ENGAGING THE PRACTICAL TIP
This Sunday, Pastor Donnell spoke for the second time on the interaction between Jesus and the wealthy, tax collector, Zacchaeus. The text is in chapter 18 of the gospel of Luke. The people of Jericho clearly see Zacchaeus as a sinner, a collaborator with the hated Romans, a thief of their hard earned money. Jesus, to the crowd’s dismay, invites himself over to Zacchaeus’ house for dinner. During dinner (Luke skips from their meeting on the street to the middle of the dinner), Zacchaeus announces that he is giving half of his wealth to the poor and giving back to anyone that he stole from four times the amount stolen. At this, Jesus says that salvation has come to Zacchaeus’ house.
Pastor Donnell highlighted both Jesus’ love and acceptance for those excluded by society and his call for the transformation of our lives to reflect the kingdom of heaven. This week, we will use this story to open our hearts to examine how God might be calling us personally to experience his love and acceptance and his call to be transformed through the Holy Spirit.
When you have some time available for prayer, invite God to join with you in your prayer. Read the passage below once slowly, taking note of your thoughts and feelings.
Jesus entered Jericho and was passing through. A man was there by the name of Zacchaeus; he was a chief tax collector and was wealthy. He wanted to see who Jesus was, but because he was short he could not see over the crowd. So he ran ahead and climbed a sycamore-fig tree to see him, since Jesus was coming that way. When Jesus reached the spot, he looked up and said to him, “Zacchaeus, come down immediately. I must stay at your house today.” So he came down at once and welcomed him gladly. All the people saw this and began to mutter, “He has gone to be the guest of a sinner.” But Zacchaeus stood up and said to the Lord, “Look, Lord! Here and now I give half of my possessions to the poor, and if I have cheated anybody out of anything, I will pay back four times the amount.” Jesus said to him, “Today salvation has come to this house, because this man, too, is a son of Abraham. For the Son of Man came to seek and to save what was lost.”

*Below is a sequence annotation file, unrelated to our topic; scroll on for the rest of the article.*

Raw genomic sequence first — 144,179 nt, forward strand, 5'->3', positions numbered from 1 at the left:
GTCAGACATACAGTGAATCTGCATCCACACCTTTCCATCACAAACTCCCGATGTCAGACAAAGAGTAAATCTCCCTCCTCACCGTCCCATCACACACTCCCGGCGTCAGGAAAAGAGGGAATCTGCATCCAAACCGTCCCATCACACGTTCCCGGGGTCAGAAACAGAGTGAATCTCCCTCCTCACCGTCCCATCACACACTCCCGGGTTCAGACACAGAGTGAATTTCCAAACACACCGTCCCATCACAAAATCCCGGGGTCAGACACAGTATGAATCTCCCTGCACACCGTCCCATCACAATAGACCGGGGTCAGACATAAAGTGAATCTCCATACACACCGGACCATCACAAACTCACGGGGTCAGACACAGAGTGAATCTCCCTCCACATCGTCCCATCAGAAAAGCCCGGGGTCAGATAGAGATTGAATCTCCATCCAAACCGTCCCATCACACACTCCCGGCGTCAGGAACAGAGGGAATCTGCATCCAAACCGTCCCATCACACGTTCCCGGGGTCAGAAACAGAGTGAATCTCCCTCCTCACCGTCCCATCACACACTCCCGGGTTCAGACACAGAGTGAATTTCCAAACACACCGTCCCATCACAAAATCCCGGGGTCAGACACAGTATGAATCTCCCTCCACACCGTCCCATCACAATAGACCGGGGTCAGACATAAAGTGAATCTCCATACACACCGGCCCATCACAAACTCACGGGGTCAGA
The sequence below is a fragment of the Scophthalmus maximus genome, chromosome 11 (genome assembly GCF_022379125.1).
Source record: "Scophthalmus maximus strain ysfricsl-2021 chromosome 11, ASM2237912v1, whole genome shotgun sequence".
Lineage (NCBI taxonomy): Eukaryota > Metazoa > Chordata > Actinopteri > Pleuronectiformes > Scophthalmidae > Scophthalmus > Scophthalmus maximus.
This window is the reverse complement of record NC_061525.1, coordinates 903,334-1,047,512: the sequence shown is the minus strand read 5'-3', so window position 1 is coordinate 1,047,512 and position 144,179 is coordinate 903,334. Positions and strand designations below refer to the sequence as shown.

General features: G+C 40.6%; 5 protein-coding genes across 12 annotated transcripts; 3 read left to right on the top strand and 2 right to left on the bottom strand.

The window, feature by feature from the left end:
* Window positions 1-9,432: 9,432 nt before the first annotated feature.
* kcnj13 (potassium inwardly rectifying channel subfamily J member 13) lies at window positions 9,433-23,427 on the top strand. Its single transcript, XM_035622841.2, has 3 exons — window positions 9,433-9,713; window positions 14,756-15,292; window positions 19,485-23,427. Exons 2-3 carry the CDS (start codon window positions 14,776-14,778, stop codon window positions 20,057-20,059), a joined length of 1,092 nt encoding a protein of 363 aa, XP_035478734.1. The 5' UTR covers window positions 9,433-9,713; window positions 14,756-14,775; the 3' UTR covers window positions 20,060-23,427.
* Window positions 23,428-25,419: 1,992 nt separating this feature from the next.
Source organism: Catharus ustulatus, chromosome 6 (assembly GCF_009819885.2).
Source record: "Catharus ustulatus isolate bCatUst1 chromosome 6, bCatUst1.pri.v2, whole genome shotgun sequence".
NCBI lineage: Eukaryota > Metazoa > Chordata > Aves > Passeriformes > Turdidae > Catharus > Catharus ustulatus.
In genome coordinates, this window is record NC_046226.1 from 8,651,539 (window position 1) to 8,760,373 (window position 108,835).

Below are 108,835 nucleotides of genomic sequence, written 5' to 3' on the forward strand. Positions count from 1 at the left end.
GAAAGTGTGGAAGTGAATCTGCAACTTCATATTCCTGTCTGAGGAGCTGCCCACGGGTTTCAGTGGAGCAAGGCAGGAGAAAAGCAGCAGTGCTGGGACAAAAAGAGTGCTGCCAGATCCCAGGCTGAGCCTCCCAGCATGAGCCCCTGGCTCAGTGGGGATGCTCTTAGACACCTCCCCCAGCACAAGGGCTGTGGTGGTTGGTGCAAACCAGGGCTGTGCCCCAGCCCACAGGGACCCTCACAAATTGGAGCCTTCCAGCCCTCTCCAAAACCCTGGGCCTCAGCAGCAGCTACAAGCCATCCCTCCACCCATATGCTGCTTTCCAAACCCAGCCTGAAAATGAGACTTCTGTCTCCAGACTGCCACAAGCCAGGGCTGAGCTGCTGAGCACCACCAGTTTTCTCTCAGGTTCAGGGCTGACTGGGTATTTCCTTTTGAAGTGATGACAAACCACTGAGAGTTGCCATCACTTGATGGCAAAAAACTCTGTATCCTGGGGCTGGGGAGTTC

Do you relate to the crowd, who wonders what Jesus might have to do with a sinner like Zacchaeus? Do you relate to Zacchaeus? Are there times when you think that God has abandoned you or turned his back on you because of things you have done? How do you feel about Zacchaeus’ decision to give away a lot of his money, to make restitution for his stealing? Do you think of others who you believe are rich? Do you think of yourself and your resources and how they are or aren’t being utilized for God’s kingdom? Take a minute or two and open your heart to God’s spirit. Which of the above feelings were strong? This may be an indication that that is the area that God wants to speak with you today.
Read the passage again, more slowly this time. Pause at the point where you had the strongest feeling the first time through. Also be aware of new thoughts and feelings, pausing when they seem relevant. Which half of the story seems more relevant to you, the part about love and acceptance (or rejection, as it may be) or the part about stepping forward into transformation? Share your thoughts and feelings with God. In one sense, look at them together with God. Are your thoughts and feelings from God (does he seem to agree with them?) or are they from somewhere else? If questions arise, ask them of God and take a minute to seek a response.
Read the passage one more time, even more slowly this time. The goal is not further cognitive understanding, but to offer God an opportunity to speak to you more deeply about his relationship with you. Let yourself identify with the person in the story with whom you related most strongly. Share your feelings about this situation with God. Share any hopes or fears about this situation with God. After you finish the passage, sit for a minute or two and invite God to join you in your silence. You’re your time is up, you might jot down some of the more significant things about your time of prayer. You might also share these things with a close friend.
Feel free to share your experience with others who have also tried this prayer exercise by commenting below or emailing: firstname.lastname@example.org.